4. OODA-loop-likes: Methods that structure the problem-solving process, such as the Pólya method or DMAIC. In most cases, these haven't been tested well or at all, but they are popular in the business context. Also they look all the same to me, but probably have the advantage of functioning as checklists when performing a task.
  5. Transfer Within Domains: Methods that are supposed to help with getting knowledge about a particular domain from an expert to a trainee, or from training to application on the job. Those methods have a high fixed cost since experts have to be interviewed and whole curricula have to be created, but they work very well at the task they've been created for (where training sometimes is sped up by more than an order of magnitude).

Additionally, most of the research is on subjects which are probably not intrinsically motivated to apply a technique well (i.e. high school students, military trainees, and university students), so there is a bunch of selection pressure on techniques which still work with demotivated subjects. I expect that many techniques work much better with already motivated subjects, especially ones that are easy to goodhart.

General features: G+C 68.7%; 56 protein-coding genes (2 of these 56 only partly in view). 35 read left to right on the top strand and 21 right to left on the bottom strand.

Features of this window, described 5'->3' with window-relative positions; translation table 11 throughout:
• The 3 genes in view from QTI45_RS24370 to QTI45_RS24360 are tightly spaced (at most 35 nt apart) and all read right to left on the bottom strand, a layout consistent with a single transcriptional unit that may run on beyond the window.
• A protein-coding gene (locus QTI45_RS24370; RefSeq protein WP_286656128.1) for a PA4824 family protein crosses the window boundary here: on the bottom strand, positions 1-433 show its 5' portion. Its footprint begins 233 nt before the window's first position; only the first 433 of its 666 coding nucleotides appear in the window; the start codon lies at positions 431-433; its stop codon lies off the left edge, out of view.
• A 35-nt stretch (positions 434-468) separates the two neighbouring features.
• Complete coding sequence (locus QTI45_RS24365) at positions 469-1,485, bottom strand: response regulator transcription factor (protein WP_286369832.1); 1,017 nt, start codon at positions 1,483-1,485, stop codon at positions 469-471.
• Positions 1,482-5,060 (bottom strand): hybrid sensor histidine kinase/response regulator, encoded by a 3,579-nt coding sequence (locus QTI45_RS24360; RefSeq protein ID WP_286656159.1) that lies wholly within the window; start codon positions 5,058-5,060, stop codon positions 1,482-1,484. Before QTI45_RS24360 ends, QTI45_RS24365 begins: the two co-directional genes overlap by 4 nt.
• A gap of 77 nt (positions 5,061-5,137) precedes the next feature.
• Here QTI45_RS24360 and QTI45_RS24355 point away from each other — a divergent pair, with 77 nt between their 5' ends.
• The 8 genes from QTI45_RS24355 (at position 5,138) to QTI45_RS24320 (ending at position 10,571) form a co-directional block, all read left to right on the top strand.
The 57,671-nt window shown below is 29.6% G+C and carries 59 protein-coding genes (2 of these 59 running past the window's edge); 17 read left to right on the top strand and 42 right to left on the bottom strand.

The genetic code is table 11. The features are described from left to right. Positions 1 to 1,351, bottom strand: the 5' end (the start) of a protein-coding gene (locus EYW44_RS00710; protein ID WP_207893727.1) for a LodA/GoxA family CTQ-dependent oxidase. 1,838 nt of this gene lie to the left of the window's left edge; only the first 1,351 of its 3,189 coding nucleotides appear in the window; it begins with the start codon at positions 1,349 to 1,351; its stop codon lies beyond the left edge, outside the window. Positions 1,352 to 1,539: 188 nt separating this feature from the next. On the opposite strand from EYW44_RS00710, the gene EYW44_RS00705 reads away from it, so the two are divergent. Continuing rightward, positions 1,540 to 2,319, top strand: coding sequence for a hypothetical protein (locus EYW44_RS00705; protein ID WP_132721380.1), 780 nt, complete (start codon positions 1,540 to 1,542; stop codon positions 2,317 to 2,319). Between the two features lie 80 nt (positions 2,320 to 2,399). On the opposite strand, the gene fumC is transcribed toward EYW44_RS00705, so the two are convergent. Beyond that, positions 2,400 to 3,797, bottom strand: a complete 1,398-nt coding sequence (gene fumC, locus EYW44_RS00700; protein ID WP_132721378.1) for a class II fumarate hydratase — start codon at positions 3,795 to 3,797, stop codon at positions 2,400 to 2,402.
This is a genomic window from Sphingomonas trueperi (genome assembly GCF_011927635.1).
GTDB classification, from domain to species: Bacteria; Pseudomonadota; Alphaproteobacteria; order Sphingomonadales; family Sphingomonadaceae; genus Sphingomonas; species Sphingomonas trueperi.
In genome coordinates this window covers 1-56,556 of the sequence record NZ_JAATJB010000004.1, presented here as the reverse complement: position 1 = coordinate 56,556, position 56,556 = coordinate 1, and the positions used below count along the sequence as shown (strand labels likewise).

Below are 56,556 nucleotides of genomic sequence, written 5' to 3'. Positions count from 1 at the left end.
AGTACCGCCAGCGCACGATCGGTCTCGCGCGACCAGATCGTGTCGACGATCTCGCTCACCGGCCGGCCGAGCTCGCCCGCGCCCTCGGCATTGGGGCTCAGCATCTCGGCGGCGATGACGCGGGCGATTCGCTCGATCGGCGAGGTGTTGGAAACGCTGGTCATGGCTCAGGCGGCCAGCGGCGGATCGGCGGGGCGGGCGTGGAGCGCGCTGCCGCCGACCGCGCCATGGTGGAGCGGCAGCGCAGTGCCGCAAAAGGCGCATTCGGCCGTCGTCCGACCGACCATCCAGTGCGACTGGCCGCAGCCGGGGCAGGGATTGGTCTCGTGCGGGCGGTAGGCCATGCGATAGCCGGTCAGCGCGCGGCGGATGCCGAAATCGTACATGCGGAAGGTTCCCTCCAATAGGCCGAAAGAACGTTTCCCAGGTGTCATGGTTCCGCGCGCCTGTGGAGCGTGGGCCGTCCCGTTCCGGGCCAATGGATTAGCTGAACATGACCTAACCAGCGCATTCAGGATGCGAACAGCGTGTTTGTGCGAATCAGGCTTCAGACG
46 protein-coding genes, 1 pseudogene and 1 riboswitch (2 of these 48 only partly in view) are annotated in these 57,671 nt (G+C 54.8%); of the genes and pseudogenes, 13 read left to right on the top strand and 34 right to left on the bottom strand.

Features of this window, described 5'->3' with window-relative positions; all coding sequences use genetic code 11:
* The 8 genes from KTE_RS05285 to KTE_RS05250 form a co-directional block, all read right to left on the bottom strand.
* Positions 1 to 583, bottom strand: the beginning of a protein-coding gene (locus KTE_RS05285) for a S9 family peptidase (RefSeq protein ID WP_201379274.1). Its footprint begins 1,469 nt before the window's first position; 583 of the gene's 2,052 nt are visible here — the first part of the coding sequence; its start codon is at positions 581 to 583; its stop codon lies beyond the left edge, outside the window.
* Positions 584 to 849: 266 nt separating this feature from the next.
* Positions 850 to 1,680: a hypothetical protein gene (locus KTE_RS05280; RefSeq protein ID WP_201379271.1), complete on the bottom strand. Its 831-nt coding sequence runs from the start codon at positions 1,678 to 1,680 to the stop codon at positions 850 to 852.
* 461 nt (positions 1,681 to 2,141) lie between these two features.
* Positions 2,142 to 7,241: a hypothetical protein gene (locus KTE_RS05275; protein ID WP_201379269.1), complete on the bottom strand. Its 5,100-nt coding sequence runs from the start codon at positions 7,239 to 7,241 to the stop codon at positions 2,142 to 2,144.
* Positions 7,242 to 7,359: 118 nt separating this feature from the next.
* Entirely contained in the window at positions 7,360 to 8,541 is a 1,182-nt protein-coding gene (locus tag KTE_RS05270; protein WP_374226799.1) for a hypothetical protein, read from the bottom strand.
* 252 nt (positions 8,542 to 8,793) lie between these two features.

In general, the tension I was observing is that industry and the military are the ones who perform well/do non-fake things, but academia are the ones who actually measure and report those measures to the public.

From when I've talked with people from industry, they don't seem at all interested in tracking per-employee performance (e.g. Google isn't running RCTs on their engineers to increase their coding performance, and estimates for how long projects will take are not tracked & scored). I also haven't seen many studies quantifying the individual performance of employees, especially high-earning white collar knowledge-workers.


  1. If you want to learn faster:
    1. Make and seek out errors during learning/training. Importance: 71
    2. Spend a lot of time on practice problems. Importance: 7
    3. Revisit basics of a field while you're learning. Importance: 4
    4. Talk about why you're doing what you're doing, while you're doing it. Importance: 3